lLast week, Jamie Lee Curtis made headlines about “internet feud” when she gleefully stated on social media that her new movie “outruns any Marvel movie.” The Multiverse Theme Everything everywhere at once has indeed given dr. Strange in the multiverse of madness (which cost eight times as much) a run for its money, both financially and artistically. Far above its weight, this inventive indie photo has spectacular ambitions that belie its limited budget. But for all its wacky inventions and outrageous visual humor, what drives this tale of a woman trapped in a world of “laundry and taxes” is a palpable emotional blow—that most “special” effect that franchise blockbusters so often fail to deliver.
Michelle Yeoh sinks her teeth into a kaleidoscopic role that boldly draws from her own genre-hopping back catalog. She plays Evelyn Wang, a disillusioned and exhausted Chinese-American woman who runs a laundromat with her smilingly disappointing husband Waymond (Ke Huy Quan, who first became known as Short Round in Indiana Jones and the Temple of Doom† Together, they try to fend off IRS auditor Deirdre Beaubeirdra, played by Jamie Lee Curtis with a sensual grin and terrifying bangs.
Over the years, Evelyn (who swoons over musical romances on TV) dreamed of being everything from singer or novelist to therapist. But in real life, she is consumed with worries about her daughter, Joy (Stephanie Hsu), and her visiting father, Gong Gong (James Hong), too scared to tell the latter that his granddaughter is gay, and too tense to tell the former that. to tell. she loves her anyway.
Then, in an elevator at the tax office, the usually quiet Waymond is suddenly transformed into an action-man version of himself from another multiverse, on a Matrix-style mission to find “the one” who can save them from Jobu Tupaki, an all-powerful “fresh jumper” who threatens to tear reality apart. “Every rejection, every disappointment has led you to this moment,” he insists, revealing that an infinite number of alternative possibilities await our antiheroine, and stating that although she is currently living “the worst you,” Evelyn is in fact “capable of everything… because you’re so bad at everything†
Film duo Daniel Kwan and Daniel Scheinert (collectively known as “Daniels”) cut their teeth in music videos and internet shorts before making the extremely weird movie “Farting Corpse” Swiss army man† For Everything everywhere at once they were reportedly inspired by Japanese artist Ikeda Manabu, whose work (“so intricate, so detailed, so compact”) can appear chaotic in close-up, but somehow clear from a distance. The same goes for this movie, which loves to send its protagonist into a bewildering array of increasingly absurd worlds (in one, people have hot dogs for fingers) while maintaining recognizable overarching structures.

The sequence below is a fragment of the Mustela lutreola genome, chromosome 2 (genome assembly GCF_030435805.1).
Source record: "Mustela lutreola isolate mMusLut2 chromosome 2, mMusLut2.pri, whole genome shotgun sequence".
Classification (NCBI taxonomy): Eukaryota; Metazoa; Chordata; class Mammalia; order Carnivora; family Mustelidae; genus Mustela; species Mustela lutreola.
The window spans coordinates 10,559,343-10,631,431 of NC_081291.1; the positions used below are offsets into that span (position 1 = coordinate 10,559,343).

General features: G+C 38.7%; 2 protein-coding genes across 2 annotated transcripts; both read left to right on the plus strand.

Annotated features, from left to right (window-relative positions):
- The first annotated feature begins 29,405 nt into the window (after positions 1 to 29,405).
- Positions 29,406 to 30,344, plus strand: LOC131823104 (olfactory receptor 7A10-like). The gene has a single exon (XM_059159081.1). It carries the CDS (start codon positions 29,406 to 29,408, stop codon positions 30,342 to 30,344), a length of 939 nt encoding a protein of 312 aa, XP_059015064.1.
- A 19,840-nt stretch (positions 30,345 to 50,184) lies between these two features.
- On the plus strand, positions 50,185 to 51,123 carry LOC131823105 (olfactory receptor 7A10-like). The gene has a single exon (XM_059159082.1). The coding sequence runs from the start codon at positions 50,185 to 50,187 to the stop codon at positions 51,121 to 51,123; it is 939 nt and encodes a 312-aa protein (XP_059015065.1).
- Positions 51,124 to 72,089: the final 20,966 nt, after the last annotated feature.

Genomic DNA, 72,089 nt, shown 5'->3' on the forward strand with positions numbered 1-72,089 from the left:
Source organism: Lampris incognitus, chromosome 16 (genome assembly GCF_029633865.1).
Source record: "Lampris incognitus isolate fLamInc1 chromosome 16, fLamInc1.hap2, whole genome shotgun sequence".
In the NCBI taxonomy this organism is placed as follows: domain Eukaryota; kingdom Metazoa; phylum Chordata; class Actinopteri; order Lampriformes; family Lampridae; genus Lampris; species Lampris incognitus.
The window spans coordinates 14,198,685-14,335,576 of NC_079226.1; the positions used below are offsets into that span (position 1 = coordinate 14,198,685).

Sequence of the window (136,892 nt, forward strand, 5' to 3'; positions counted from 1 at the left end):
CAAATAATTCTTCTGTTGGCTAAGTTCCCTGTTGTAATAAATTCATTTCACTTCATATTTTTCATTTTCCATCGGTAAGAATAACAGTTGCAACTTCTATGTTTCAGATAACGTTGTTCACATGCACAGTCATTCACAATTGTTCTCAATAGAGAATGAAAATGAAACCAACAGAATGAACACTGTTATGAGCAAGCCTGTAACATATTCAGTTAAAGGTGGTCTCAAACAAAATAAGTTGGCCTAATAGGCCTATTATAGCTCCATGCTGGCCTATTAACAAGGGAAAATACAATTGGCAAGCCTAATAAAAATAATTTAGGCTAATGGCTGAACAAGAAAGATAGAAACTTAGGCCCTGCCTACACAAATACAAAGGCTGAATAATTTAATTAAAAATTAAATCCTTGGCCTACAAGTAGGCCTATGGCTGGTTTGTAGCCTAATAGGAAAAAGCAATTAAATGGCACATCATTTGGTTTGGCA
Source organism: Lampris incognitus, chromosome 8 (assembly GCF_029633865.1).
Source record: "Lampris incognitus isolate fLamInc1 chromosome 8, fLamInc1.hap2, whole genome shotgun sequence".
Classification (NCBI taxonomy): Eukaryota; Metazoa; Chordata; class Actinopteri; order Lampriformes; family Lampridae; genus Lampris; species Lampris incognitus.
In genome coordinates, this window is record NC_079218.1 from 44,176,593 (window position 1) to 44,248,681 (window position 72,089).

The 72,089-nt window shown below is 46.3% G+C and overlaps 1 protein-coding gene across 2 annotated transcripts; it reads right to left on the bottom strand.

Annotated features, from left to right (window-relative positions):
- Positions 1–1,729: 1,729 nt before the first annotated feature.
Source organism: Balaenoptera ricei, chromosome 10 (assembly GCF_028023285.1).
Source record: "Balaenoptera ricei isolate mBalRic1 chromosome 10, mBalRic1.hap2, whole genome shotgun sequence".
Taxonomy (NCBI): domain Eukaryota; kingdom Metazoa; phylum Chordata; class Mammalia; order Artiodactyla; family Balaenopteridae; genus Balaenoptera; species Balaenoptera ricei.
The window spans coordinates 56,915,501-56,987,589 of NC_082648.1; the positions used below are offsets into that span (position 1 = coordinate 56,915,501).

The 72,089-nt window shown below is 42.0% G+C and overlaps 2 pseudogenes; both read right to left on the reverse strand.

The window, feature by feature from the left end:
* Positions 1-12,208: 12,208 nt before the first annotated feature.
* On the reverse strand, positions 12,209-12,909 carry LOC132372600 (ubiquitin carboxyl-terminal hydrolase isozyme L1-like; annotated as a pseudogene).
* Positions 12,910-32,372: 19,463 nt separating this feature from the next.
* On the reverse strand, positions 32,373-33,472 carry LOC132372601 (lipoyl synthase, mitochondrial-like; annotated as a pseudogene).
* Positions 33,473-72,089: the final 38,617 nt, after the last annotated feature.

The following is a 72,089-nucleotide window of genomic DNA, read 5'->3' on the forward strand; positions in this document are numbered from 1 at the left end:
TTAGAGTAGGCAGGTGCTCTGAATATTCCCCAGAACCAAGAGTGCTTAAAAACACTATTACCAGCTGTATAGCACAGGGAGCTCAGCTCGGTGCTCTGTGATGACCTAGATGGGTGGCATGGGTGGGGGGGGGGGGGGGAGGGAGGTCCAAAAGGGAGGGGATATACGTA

For all its imaginative trappings, this is a film of sober concerns: mothers and daughters, husbands and wives, coming of age and coming out, dreams and disappointments, being different and belonging, generational gaps and information overload. Like the sci-fi stories of Kurt Vonnegut’s alter ego Kilgore Trout, or Douglas Adams’ increasingly influential HitchhIker’s Guide to the Galaxythe story may be out of this world, but the problems it tackles (a life of “broken moments, contradictions, and confusion” where things only make fleeting sense) are undeniably human.
In addition to hits from the 90s like the matrix and fight clubthe Daniels litter their upstart movie with grand allusions to Stanley Kubrick’s 2001† Wong Kar-Wai’s In the mood for love and (most bizarre) Pixar’s Ratatouille, all tumble dried with elements of Jackie Chan martial arts epics, Mexican luchador movies and Michel Gondry’s DIY ethos. A rich and complex score by American experimental band Son Lux throws everything and the kitchen into the mix on a soundtrack that slides from dizzying psychedelic sounds to melancholic snippets of Debussy’s Clair de Lune. The result may be a little too long and intricately overcrowded, but it made me laugh, cry, and think — which is more than can be said of many a Marvel movie.